I had been dating someone for a couple of weeks, and we had communicated here and there while I was on vacation, anticipating seeing each other again when I return. I texted him about my injury a couple of hours after it happened (about 5 am EST), and it took him something like 30 hours to acknowledge the fact. Even after he realized the magnitude of what happened, his responses were spotty. Although I had positive feelings about the trajectory of our dating, it was very much quelled by the lack of reliability. NEXT.
2. The “too soon” joke
Someone had saw the news on social media, but only brought it up when we met in person. He asked me how I was doing. I said, “Yeah, it sucks, and I feel a little scared of dogs now.” He said, “Think of how it must be for the dog!” I had thought he was asking about whether the dog was going to be put down or not, then I was quickly corrected by a third party that it was meant to be a joke about the dog’s apparent fear of me. I guess I was not expecting my injury to be mocked so soon after the fact, one week post-discharge.
3. Overly pitying
The doctors I saw in Singapore were pokerfaced, and their lack of a strong reaction almost made me feel like my injury wasn’t terrible and that my prognosis was good. The healthcare practitioners I saw in New York, though, were exuberantly empathetic. My orthopedist exclaimed, upon unwrapping the bandages, “Oh dear, it looks quite bad. Quite a lot of damage there.” As he was cutting my sutures, he also told me that it’s going to be “quite a lot to handle because there are so many of them” – if I needed a break, I’ll just say the word. While he was cutting the sutures (this was painful – he tugged at my flesh rather roughly, I thought), he told me about how he had second thoughts about getting a family dog by his wife’s wishes because “something just like this could happen to the kids.”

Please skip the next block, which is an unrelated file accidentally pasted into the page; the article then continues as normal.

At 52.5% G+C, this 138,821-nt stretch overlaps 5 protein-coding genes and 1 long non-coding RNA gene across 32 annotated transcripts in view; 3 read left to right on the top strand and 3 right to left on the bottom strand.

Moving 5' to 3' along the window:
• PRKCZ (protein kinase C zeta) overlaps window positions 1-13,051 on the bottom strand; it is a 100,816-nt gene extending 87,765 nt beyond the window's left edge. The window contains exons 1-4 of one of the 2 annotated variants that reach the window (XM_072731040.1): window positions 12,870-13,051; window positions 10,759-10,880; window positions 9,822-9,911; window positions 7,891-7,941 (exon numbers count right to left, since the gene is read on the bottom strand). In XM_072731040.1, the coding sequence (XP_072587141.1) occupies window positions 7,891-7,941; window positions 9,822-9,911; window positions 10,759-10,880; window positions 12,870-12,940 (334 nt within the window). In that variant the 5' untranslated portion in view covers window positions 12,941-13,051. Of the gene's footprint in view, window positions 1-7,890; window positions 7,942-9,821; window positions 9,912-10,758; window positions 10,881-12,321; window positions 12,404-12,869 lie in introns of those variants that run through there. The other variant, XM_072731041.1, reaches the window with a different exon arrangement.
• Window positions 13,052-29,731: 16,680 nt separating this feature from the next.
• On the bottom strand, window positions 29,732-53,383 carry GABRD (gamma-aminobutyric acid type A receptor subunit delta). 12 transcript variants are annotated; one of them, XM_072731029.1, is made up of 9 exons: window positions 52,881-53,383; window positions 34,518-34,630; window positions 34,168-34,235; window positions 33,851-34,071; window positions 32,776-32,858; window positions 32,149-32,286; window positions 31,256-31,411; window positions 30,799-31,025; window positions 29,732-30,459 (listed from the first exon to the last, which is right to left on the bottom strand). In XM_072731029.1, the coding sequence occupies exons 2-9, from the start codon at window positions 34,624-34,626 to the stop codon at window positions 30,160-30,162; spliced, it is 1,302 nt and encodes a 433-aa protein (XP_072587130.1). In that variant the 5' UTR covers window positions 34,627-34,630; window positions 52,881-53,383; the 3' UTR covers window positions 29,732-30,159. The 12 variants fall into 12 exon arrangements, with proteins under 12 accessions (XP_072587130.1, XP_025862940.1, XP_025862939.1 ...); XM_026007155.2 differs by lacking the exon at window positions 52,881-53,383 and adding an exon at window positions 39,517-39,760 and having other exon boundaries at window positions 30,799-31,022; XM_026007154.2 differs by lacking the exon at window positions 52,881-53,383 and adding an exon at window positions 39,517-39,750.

Note that by the end of the suture-cutting, I was sobbing – it started off a little uncomfortable, then the feeling of my raw flesh being poked into felt really unpleasant, and I was brought back more and more to the visceral sensation of getting bitten and my face was wet with tears by the end of it. The more I think about my doctor’s responses, the more it didn’t sit right with me. I wished he hadn’t made a big fuss about how bad the wound looked or reminded me of the poor decision to keep the dog; I probably wouldn’t have expended all these tears feeling sorry for myself.
4. Blaming me
This takes the cake for being the worst possible response to my injury. So this person, let’s call her Fucktard, provoked my wrath by posting a photo of the perpetrator dog licking her face, with the caption, “Thank you Rocky for trusting me.” I was incensed. I then sent her four images of my injury – front and back open wounds, front and back stitches. This is how she responded to those images.
Can I just caveat that a) I had grown up with this dog for the first two years of its life (it’s now 7 years old or so), and b) I had petted it THE DAY BEFORE I GOT MAULED? The nerve of this goddamn bitch.
Thinking about her pisses me off to no end. Ughhhhhhhhhhh. I am mad on so many levels (which at this point is much better than feeling sad or haunted by goddamn dogs mauling me in my dreams or feeling unsafe in the place I grew up in) and I have to go.